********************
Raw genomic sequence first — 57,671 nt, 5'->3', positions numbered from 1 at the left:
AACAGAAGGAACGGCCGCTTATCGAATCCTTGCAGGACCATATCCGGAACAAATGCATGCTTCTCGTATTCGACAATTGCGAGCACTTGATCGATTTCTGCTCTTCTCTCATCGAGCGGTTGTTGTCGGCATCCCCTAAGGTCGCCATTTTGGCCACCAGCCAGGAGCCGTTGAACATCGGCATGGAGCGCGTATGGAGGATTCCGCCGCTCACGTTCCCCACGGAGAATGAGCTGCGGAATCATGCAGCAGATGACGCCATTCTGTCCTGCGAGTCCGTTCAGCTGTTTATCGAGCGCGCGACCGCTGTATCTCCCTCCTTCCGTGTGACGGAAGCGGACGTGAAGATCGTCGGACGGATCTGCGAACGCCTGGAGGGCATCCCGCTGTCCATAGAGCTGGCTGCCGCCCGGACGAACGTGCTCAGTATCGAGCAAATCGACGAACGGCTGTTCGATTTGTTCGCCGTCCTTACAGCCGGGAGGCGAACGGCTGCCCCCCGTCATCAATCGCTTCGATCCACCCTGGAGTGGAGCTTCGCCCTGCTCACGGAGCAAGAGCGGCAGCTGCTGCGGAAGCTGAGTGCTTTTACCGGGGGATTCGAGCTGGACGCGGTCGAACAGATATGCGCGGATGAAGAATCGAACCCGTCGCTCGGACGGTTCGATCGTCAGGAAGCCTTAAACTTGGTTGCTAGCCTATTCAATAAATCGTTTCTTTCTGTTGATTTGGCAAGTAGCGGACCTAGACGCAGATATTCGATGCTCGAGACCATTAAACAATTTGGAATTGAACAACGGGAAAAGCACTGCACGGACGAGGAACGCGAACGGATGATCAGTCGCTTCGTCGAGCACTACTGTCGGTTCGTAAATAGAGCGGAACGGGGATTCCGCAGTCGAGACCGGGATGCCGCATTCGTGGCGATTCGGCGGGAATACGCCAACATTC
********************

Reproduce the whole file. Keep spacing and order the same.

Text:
Raw genomic sequence first — 57,671 nt, 5'->3', positions numbered from 1 at the left:
AACAGAAGGAACGGCCGCTTATCGAATCCTTGCAGGACCATATCCGGAACAAATGCATGCTTCTCGTATTCGACAATTGCGAGCACTTGATCGATTTCTGCTCTTCTCTCATCGAGCGGTTGTTGTCGGCATCCCCTAAGGTCGCCATTTTGGCCACCAGCCAGGAGCCGTTGAACATCGGCATGGAGCGCGTATGGAGGATTCCGCCGCTCACGTTCCCCACGGAGAATGAGCTGCGGAATCATGCAGCAGATGACGCCATTCTGTCCTGCGAGTCCGTTCAGCTGTTTATCGAGCGCGCGACCGCTGTATCTCCCTCCTTCCGTGTGACGGAAGCGGACGTGAAGATCGTCGGACGGATCTGCGAACGCCTGGAGGGCATCCCGCTGTCCATAGAGCTGGCTGCCGCCCGGACGAACGTGCTCAGTATCGAGCAAATCGACGAACGGCTGTTCGATTTGTTCGCCGTCCTTACAGCCGGGAGGCGAACGGCTGCCCCCCGTCATCAATCGCTTCGATCCACCCTGGAGTGGAGCTTCGCCCTGCTCACGGAGCAAGAGCGGCAGCTGCTGCGGAAGCTGAGTGCTTTTACCGGGGGATTCGAGCTGGACGCGGTCGAACAGATATGCGCGGATGAAGAATCGAACCCGTCGCTCGGACGGTTCGATCGTCAGGAAGCCTTAAACTTGGTTGCTAGCCTATTCAATAAATCGTTTCTTTCTGTTGATTTGGCAAGTAGCGGACCTAGACGCAGATATTCGATGCTCGAGACCATTAAACAATTTGGAATTGAACAACGGGAAAAGCACTGCACGGACGAGGAACGCGAACGGATGATCAGTCGCTTCGTCGAGCACTACTGTCGGTTCGTAAATAGAGCGGAACGGGGATTCCGCAGTCGAGACCGGGATGCCGCATTCGTGGCGATTCGGCGGGAATACGCCAACATTC